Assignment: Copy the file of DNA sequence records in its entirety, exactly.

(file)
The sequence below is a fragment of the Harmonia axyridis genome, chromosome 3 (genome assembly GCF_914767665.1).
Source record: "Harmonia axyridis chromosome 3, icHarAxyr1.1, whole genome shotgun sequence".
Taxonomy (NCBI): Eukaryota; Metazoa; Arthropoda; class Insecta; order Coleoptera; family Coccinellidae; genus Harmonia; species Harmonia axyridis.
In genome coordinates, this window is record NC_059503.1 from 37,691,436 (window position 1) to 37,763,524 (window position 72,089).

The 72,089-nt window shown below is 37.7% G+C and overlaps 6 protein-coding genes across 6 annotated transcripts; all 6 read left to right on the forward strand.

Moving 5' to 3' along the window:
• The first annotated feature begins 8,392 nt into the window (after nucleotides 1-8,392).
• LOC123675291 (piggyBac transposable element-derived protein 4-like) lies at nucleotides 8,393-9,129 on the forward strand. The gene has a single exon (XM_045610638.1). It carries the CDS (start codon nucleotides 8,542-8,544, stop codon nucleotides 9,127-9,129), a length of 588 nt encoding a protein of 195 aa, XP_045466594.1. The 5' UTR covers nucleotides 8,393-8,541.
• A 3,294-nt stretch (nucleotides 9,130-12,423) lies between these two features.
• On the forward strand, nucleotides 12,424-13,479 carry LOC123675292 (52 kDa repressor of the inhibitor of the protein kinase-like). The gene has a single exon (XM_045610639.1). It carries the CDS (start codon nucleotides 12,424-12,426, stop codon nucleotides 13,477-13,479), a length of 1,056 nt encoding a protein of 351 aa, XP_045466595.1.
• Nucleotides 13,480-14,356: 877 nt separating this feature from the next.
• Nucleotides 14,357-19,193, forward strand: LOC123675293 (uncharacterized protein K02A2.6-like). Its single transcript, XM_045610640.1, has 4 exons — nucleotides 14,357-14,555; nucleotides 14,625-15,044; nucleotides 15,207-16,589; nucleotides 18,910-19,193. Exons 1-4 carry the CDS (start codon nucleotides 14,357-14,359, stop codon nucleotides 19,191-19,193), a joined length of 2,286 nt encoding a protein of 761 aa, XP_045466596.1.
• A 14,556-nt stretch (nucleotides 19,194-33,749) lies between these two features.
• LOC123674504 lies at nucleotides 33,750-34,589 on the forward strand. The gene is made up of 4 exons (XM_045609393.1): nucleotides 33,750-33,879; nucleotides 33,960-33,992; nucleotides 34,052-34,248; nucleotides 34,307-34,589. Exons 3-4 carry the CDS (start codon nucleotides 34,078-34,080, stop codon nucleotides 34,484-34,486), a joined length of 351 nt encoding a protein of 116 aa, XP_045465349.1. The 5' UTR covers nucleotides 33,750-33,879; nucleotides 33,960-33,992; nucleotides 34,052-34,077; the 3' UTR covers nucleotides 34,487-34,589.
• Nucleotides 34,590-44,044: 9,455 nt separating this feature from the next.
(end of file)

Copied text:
The sequence below is a fragment of the Harmonia axyridis genome, chromosome 3 (genome assembly GCF_914767665.1).
Source record: "Harmonia axyridis chromosome 3, icHarAxyr1.1, whole genome shotgun sequence".
Taxonomy (NCBI): Eukaryota; Metazoa; Arthropoda; class Insecta; order Coleoptera; family Coccinellidae; genus Harmonia; species Harmonia axyridis.
In genome coordinates, this window is record NC_059503.1 from 37,691,436 (window position 1) to 37,763,524 (window position 72,089).

The 72,089-nt window shown below is 37.7% G+C and overlaps 6 protein-coding genes across 6 annotated transcripts; all 6 read left to right on the forward strand.

Moving 5' to 3' along the window:
• The first annotated feature begins 8,392 nt into the window (after nucleotides 1-8,392).
• LOC123675291 (piggyBac transposable element-derived protein 4-like) lies at nucleotides 8,393-9,129 on the forward strand. The gene has a single exon (XM_045610638.1). It carries the CDS (start codon nucleotides 8,542-8,544, stop codon nucleotides 9,127-9,129), a length of 588 nt encoding a protein of 195 aa, XP_045466594.1. The 5' UTR covers nucleotides 8,393-8,541.
• A 3,294-nt stretch (nucleotides 9,130-12,423) lies between these two features.
• On the forward strand, nucleotides 12,424-13,479 carry LOC123675292 (52 kDa repressor of the inhibitor of the protein kinase-like). The gene has a single exon (XM_045610639.1). It carries the CDS (start codon nucleotides 12,424-12,426, stop codon nucleotides 13,477-13,479), a length of 1,056 nt encoding a protein of 351 aa, XP_045466595.1.
• Nucleotides 13,480-14,356: 877 nt separating this feature from the next.
• Nucleotides 14,357-19,193, forward strand: LOC123675293 (uncharacterized protein K02A2.6-like). Its single transcript, XM_045610640.1, has 4 exons — nucleotides 14,357-14,555; nucleotides 14,625-15,044; nucleotides 15,207-16,589; nucleotides 18,910-19,193. Exons 1-4 carry the CDS (start codon nucleotides 14,357-14,359, stop codon nucleotides 19,191-19,193), a joined length of 2,286 nt encoding a protein of 761 aa, XP_045466596.1.
• A 14,556-nt stretch (nucleotides 19,194-33,749) lies between these two features.
• LOC123674504 lies at nucleotides 33,750-34,589 on the forward strand. The gene is made up of 4 exons (XM_045609393.1): nucleotides 33,750-33,879; nucleotides 33,960-33,992; nucleotides 34,052-34,248; nucleotides 34,307-34,589. Exons 3-4 carry the CDS (start codon nucleotides 34,078-34,080, stop codon nucleotides 34,484-34,486), a joined length of 351 nt encoding a protein of 116 aa, XP_045465349.1. The 5' UTR covers nucleotides 33,750-33,879; nucleotides 33,960-33,992; nucleotides 34,052-34,077; the 3' UTR covers nucleotides 34,487-34,589.
• Nucleotides 34,590-44,044: 9,455 nt separating this feature from the next.